Other data of note for the kiwi will be the Reserve Bank of New Zealand interest rate decision later this evening – expected to stay on hold at 2.5% but any comments from the central bank following this could cause volatility, keep an eye on the release at 10:00 BST.
Should you wish to discuss any of the points raised in this blog and to discuss the contracts options available to then please email me at firstname.lastname@example.org or call on 01494 787478
It is not only the UK enjoying some good weather today, the pound too is enjoying a brief warm spell. With over 1% gained today against the Dollar and the Yen, we have also seen strength against the Kiwi and the pound has retraced some of the highs seens earlier this week against the Euro.
US GDP figures released this afternoon showed a 0.1% increase in their GDP for the final estimate of Q2. Whils this is good news for the global economy it neglects to take into account the more recent data that has shown global consumption and growth falling. Nevertheless it is good news for the global economy and combined with news from Germany that Merkel achieved a higher than expected majority in pushing for an expanded bailout fund helped boost stock markets and helped EUR/USD climb over a cent.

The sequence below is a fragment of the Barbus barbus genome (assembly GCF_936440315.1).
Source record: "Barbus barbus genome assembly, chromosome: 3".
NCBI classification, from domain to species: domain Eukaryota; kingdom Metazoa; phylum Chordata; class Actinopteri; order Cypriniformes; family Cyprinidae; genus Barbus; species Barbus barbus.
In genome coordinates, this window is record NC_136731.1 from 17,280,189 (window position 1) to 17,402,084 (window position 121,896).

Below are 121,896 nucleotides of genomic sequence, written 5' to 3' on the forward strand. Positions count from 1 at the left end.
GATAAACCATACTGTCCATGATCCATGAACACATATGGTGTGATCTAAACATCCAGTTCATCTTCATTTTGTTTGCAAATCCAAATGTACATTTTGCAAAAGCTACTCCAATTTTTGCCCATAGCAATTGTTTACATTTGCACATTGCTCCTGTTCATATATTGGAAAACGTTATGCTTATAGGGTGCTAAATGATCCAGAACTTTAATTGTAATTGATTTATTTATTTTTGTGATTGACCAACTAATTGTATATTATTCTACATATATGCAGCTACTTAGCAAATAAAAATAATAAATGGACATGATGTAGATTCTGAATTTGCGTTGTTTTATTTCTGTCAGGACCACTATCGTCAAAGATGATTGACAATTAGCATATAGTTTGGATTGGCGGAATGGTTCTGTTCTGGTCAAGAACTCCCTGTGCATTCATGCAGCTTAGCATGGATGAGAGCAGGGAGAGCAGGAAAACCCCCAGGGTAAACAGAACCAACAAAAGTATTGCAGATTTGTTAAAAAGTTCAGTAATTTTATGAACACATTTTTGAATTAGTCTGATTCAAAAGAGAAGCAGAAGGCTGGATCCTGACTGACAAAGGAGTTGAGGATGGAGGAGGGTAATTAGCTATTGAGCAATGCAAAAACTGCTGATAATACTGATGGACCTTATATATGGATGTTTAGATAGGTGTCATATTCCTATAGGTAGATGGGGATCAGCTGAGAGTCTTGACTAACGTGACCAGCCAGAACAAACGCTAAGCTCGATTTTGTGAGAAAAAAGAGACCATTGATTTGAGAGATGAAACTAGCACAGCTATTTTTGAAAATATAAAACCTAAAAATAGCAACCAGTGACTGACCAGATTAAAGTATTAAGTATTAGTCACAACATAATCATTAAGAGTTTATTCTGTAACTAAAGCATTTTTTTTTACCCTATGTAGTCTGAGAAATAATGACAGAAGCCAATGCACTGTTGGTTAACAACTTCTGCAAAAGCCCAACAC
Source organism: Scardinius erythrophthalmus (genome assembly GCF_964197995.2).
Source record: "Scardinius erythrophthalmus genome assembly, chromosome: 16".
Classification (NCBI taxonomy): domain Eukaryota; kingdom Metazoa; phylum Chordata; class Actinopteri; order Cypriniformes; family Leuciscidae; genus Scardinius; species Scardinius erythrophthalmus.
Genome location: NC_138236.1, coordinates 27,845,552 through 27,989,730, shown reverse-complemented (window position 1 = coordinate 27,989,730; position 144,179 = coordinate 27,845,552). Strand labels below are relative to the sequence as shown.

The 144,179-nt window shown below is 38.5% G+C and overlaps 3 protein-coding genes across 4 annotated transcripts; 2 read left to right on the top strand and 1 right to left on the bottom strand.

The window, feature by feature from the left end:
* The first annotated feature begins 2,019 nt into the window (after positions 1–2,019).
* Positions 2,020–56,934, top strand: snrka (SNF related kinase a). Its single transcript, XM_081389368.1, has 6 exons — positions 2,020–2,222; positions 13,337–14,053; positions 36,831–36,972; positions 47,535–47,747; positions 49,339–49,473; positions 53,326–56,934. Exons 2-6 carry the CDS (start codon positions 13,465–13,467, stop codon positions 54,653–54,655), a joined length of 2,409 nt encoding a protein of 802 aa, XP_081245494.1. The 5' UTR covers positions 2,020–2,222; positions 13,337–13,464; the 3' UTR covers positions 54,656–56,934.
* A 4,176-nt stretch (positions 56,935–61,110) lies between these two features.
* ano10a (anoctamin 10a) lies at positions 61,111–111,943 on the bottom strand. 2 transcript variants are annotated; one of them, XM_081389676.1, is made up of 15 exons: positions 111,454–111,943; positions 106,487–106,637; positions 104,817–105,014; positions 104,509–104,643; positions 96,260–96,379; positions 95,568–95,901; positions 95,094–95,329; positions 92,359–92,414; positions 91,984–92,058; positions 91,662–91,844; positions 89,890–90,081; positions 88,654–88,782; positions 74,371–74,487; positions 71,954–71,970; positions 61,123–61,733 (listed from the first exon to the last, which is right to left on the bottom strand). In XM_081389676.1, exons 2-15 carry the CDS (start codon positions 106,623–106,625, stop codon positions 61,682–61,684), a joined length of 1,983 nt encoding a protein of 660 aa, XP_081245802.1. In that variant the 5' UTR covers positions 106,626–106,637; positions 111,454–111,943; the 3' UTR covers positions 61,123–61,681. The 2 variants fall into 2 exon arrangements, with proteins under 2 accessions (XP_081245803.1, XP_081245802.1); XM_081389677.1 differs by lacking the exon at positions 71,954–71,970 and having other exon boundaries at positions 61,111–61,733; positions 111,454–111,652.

I believe that the reason the pound is enjoying some strength this afternoon is signs the global economy is not about to go down the drain. Today’s events also paint the UK’s current economic position in a better light. Yes the economy is suffering in the UK, but things are bad everywhere and as long as the UK gets through this, we should be in a good position to capitalise on better times. As George Osborne stated, he felt the measures undertaken to manage our debt problems have made the UK a ’safe haven’ going forward. I feel investors in this afternoon’s improved global outlook have been given reason to have faith in the pound. Yes there are challenges ahead but the whole world is suffering. Germany getting behind the Euro is a good thing for the Euro and the pound. A crippled Eurozone will not buy British goods. A crippled Eurozone will not need the UK’s services. A crippled Eurozone will actually hurt our banking sector and stifle the fragile recovery we are experiencing in the UK. A crippled Eurozone also places extreme strain on the global economy, which in turn does not bode well for the UK which benefits massively from a strong global economy to export products and services to.